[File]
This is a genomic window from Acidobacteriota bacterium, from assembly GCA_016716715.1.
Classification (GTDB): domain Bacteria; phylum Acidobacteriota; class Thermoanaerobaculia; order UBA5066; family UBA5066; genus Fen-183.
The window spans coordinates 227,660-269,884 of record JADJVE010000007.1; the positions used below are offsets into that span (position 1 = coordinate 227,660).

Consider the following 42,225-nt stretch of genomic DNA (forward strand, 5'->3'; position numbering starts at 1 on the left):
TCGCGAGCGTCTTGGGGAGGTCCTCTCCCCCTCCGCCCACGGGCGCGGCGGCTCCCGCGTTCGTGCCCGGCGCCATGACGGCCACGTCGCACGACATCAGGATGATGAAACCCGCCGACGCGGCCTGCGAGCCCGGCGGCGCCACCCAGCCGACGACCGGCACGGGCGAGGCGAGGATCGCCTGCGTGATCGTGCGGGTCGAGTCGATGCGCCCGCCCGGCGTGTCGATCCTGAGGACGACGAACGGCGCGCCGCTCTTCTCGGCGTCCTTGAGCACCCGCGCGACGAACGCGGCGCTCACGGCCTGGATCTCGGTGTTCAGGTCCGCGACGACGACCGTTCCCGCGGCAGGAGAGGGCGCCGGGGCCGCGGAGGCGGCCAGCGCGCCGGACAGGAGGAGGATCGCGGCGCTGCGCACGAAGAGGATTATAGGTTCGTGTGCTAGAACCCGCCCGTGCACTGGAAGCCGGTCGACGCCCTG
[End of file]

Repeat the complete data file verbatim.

This is a genomic window from Acidobacteriota bacterium, from assembly GCA_016716715.1.
Classification (GTDB): domain Bacteria; phylum Acidobacteriota; class Thermoanaerobaculia; order UBA5066; family UBA5066; genus Fen-183.
The window spans coordinates 227,660-269,884 of record JADJVE010000007.1; the positions used below are offsets into that span (position 1 = coordinate 227,660).

Consider the following 42,225-nt stretch of genomic DNA (forward strand, 5'->3'; position numbering starts at 1 on the left):
TCGCGAGCGTCTTGGGGAGGTCCTCTCCCCCTCCGCCCACGGGCGCGGCGGCTCCCGCGTTCGTGCCCGGCGCCATGACGGCCACGTCGCACGACATCAGGATGATGAAACCCGCCGACGCGGCCTGCGAGCCCGGCGGCGCCACCCAGCCGACGACCGGCACGGGCGAGGCGAGGATCGCCTGCGTGATCGTGCGGGTCGAGTCGATGCGCCCGCCCGGCGTGTCGATCCTGAGGACGACGAACGGCGCGCCGCTCTTCTCGGCGTCCTTGAGCACCCGCGCGACGAACGCGGCGCTCACGGCCTGGATCTCGGTGTTCAGGTCCGCGACGACGACCGTTCCCGCGGCAGGAGAGGGCGCCGGGGCCGCGGAGGCGGCCAGCGCGCCGGACAGGAGGAGGATCGCGGCGCTGCGCACGAAGAGGATTATAGGTTCGTGTGCTAGAACCCGCCCGTGCACTGGAAGCCGGTCGACGCCCTG